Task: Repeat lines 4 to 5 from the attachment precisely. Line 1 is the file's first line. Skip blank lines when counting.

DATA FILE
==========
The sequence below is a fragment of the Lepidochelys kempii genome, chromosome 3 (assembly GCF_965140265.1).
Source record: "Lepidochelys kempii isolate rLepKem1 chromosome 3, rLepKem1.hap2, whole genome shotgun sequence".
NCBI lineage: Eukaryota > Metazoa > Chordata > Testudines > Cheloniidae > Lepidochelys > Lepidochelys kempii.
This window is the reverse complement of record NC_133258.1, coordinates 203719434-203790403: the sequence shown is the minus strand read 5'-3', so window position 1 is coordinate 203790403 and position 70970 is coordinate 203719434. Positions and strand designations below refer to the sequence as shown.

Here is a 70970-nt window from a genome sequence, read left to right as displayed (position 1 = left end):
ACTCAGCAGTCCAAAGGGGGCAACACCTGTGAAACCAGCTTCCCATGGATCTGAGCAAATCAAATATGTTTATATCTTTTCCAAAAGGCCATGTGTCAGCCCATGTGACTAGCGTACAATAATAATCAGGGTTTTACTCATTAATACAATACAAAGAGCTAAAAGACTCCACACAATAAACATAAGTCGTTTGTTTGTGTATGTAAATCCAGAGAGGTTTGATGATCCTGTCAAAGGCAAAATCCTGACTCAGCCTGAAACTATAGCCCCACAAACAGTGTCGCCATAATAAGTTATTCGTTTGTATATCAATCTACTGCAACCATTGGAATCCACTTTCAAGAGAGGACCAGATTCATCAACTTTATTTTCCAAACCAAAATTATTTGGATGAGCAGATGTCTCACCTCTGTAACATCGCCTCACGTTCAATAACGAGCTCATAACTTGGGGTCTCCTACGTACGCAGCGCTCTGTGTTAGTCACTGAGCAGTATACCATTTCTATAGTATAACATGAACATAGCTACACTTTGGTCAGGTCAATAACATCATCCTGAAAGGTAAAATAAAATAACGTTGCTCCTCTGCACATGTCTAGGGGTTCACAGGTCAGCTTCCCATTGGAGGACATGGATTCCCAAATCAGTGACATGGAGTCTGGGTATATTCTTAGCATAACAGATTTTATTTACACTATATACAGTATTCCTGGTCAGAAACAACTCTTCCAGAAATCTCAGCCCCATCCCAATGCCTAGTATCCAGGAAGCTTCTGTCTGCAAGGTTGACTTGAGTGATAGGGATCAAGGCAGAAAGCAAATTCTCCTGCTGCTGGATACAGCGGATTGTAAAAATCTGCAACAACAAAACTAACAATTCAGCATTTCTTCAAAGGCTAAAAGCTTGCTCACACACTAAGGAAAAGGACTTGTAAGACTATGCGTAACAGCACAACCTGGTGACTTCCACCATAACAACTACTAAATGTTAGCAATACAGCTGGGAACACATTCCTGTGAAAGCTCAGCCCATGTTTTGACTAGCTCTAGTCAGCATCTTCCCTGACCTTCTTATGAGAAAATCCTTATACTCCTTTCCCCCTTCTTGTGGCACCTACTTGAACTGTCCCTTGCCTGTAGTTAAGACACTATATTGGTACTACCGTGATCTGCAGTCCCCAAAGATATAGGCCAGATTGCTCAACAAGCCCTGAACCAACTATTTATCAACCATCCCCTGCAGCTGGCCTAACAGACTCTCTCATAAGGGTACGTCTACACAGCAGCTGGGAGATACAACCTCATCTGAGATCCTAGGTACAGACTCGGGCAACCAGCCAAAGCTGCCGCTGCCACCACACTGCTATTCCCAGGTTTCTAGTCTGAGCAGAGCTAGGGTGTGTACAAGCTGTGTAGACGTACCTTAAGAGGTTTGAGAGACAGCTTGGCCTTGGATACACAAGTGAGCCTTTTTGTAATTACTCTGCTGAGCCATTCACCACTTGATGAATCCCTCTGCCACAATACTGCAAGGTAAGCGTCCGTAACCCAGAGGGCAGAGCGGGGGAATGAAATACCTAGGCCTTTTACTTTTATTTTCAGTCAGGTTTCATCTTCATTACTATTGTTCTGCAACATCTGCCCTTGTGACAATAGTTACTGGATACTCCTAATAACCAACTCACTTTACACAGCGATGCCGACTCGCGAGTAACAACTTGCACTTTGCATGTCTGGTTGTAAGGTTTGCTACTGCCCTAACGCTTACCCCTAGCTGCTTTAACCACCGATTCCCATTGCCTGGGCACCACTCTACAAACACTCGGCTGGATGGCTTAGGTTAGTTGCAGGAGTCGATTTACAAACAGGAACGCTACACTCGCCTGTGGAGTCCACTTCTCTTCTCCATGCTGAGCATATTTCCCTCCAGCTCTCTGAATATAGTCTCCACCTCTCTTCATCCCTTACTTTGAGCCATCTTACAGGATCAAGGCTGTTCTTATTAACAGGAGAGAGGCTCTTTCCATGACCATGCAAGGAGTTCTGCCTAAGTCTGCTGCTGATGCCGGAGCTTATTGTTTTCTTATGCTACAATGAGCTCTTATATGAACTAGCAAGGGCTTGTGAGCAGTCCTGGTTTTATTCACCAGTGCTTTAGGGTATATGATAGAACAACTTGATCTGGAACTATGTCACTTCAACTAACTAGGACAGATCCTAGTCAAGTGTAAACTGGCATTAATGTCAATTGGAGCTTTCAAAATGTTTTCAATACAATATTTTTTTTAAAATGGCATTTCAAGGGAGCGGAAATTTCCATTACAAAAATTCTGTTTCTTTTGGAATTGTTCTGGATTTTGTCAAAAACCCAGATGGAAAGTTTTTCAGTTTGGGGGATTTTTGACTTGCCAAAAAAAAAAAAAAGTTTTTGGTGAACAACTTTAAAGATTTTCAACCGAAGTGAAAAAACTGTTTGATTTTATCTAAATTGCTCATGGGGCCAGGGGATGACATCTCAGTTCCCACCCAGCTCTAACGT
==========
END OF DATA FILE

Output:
This window is the reverse complement of record NC_133258.1, coordinates 203719434-203790403: the sequence shown is the minus strand read 5'-3', so window position 1 is coordinate 203790403 and position 70970 is coordinate 203719434. Positions and strand designations below refer to the sequence as shown.

Here is a 70970-nt window from a genome sequence, read left to right as displayed (position 1 = left end):